Hong Kong’s police watchdog lacks the powers and resources to meet the demands of investigating the force’s conduct during protests, according to an international expert group.
The Independent Police Complaints Council (IPCC) should be given investigatory powers to subpoena documents and summon witnesses, said the five-member panel appointed to advise the body.
The group said the nature of the protests and delays in gathering the facts justified upgrading the IPCC in line with equivalent bodies based in jurisdictions with a similar legal system to Hong Kong’s.
Allegations of excessive force by police at protests, and the mob attack at Yuen Long railway station, are being probed by the IPCC, a statutory body set up to observe, monitor and review complaints against police.
The Independent Expert Panel said they had “analysed IPCC capability to conduct a rigorous inquiry of the policing of protests in Hong Kong”.
That review had “indicated a shortfall in IPCC powers, capacity and independent investigative capability necessary to match the scale of events and the standards required of an international police watchdog operating in a city that values freedoms and rights”.
Panel chairman Denis O’Connor, the former British chief inspector of constabulary, said: “[The IPCC] lacks the independent investigative capacity as we would expect to find in a body seeking to exercise oversight of the police.
“In the absence of establishing some facts that people can actually relate to, then rumours or innuendos or fake news are likely to continue and proliferate. I can’t imagine that is good for Hong Kong.”
However, it is uncertain whether the government would agree – and would be able to act quickly enough – to amend the law to strengthen the IPCC, which requires the legislature’s approval.
Critics also said such changes would likely face opposition from the embattled police force.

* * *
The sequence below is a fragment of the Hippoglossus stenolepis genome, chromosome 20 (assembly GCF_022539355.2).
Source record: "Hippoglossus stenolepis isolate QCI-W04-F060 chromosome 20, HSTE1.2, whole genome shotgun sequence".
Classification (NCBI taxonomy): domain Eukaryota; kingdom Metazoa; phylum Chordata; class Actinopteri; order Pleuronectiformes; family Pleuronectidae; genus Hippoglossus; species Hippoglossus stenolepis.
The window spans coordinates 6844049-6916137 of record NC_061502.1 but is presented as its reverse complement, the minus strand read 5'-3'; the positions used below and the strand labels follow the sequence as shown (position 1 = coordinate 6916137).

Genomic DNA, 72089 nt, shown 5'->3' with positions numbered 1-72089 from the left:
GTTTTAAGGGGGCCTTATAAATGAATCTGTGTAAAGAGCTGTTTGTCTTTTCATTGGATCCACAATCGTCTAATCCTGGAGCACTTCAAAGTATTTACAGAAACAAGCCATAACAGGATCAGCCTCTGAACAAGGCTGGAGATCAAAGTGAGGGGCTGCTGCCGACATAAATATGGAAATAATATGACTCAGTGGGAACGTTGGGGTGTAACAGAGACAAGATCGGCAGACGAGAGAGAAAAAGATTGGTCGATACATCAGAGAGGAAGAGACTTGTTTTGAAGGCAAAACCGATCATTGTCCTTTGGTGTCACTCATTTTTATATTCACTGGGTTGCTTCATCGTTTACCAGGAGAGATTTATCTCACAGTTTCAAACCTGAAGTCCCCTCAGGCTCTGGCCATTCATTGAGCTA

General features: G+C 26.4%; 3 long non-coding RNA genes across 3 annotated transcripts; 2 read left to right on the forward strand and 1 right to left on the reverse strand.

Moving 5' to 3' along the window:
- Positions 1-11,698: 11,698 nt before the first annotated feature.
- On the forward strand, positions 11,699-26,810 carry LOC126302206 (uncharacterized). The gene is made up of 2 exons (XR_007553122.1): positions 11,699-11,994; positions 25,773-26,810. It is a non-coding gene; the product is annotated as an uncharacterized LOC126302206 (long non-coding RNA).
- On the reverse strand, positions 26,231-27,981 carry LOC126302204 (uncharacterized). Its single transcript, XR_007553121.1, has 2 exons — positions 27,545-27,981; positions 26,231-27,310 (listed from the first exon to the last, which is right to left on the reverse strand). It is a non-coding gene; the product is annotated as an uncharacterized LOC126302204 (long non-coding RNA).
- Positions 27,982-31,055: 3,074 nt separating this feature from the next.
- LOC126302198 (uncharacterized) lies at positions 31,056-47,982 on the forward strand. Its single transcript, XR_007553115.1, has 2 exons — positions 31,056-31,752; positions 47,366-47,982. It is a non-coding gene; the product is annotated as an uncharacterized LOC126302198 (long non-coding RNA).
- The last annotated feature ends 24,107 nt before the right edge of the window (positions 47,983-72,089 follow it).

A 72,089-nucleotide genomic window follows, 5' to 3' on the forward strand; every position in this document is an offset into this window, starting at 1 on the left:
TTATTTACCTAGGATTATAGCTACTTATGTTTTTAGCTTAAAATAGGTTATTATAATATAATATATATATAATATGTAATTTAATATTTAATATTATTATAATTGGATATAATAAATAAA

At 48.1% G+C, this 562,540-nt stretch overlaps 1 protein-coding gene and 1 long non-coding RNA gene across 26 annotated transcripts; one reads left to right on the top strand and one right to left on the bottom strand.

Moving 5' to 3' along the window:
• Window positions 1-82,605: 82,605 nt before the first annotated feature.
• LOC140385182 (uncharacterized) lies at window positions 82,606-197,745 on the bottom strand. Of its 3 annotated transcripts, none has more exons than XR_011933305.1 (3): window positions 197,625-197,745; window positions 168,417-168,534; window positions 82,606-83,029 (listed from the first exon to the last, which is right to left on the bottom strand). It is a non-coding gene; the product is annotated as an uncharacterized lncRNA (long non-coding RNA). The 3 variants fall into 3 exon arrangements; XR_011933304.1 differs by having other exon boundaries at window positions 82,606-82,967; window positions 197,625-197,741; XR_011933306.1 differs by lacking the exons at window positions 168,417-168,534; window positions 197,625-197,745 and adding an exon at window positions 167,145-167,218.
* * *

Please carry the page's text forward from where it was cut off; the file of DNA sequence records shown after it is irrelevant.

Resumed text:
But O’Connor said even without new powers of investigation, the facts gathered by the IPCC, and a record of those who had refused to contribute, could still be used if a fuller independent inquiry demanded by protesters and others was launched.
“We don’t preclude an independent inquiry at all,” he said. “If there is to be an independent inquiry, it could hit the ground running.”
The IPCC reviews complaints against individual officers, and police operations more generally, based on case files or internal documents passed on by the force.
The current investigation focuses on six key dates – protests on June 9 and 12, July 1, August 1 and 31, as well as the attack at Yuen Long railway station on July 21.
One of the most controversial issues relates to identifying officers. IPCC chairman Anthony Neoh promised to “go into this deeply” in the preliminary report, which is expected to be published in early 2020.
It would also look into the use of San Uk Ling Holding Centre, which is located near the border. Some officers have been accused of harassing protesters held there or delaying their access to treatment.
Police commissioner Stephen Lo Wai-chung and his expected successor Chris Tang Ping-keung have both pledged to cooperate fully with the study.
The IPCC has said there were still gaps in completing a “coherent set of facts” through its inquiries that the public could have trust in.
But it has not referred to any specific instances where police were unhelpful, with Neoh saying it would be wrong to say they had faced a “brick wall” in gathering evidence, despite the initial delay since June.
O’Connor cited the Yuen Long MTR station incident as an example where the full picture remained unclear.